As every week of this June and July season, we were there this week to explore a very interesting Mexican narrative, that of the country’s powerful media outlets.
We started with one of those odd stories that put together US and Mexican stories; after all, we’re only one river away from each other. This was the anecdote of a Kansas doctor, who was not really a doctor, but who built one of the most powerful AM radio stations in the world in, well, Mexico. The United States did not like that this Dr. J.R. Brinkley had sympathies for German Nazism in the 1930’s, broadcasting one too many favorable commentaries about Hitler and his cronies. For its part, Mexico used this uncomfortable US citizen, operating on Mexican soil with permission from the Mexican Government, to pressure the United States into setting up a North American radio frequency agreement that would respect Mexico’s sovereignty concerning radioelectric waves and put a stop to those needlessly powerful transborder transmissions. The Brinkley Act of 1939 was thus born.
We listed the most relevant media sources in Mexico and learned a bit about the wealthy and influential families that control them.
Our attendees also learned a few tricks about how to translate press content from Spanish into English – using translation tools – and even how to select important national and local newscasts, viewed them through YouTube, and get a worthy translation using that social media’s close captioning abilities. Connect with Mexico students discovered how much they have been missing about amazing Mexican content in Spanish that can also easily be viewed with English subtitles.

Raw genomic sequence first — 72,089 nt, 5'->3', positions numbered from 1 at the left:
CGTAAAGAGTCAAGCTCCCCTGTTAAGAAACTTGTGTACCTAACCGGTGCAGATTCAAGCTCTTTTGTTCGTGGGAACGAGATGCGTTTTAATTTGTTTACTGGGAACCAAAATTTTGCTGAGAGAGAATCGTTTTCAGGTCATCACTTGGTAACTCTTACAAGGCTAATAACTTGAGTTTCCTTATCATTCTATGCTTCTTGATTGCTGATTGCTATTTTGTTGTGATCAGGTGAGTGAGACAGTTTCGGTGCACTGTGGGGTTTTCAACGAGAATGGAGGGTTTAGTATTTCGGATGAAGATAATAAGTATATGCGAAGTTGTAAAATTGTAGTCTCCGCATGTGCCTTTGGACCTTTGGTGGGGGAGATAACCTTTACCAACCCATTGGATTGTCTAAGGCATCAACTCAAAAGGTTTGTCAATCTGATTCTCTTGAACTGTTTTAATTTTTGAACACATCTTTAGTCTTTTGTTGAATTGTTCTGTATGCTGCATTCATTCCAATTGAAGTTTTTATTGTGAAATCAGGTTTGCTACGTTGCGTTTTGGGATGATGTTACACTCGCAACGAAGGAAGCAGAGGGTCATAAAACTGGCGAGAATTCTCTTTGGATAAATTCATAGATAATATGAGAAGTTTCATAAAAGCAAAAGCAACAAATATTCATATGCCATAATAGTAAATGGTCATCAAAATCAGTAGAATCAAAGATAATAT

We certainly pointed out that there is a wealth of information that doesn’t necessarily include politics or crime but culture, books, history, documentaries, and a whole universe of interesting things to discover in high-quality Mexican media outlets, both public and private.
The session also made it clear that Mexican media and their content has grown in freedom and independence over the last 25 years. Our discussion also underscored that the current administration of President López Obrador, while often unfriendly to some specific journalists and media sources, has on the whole respected ownership and content.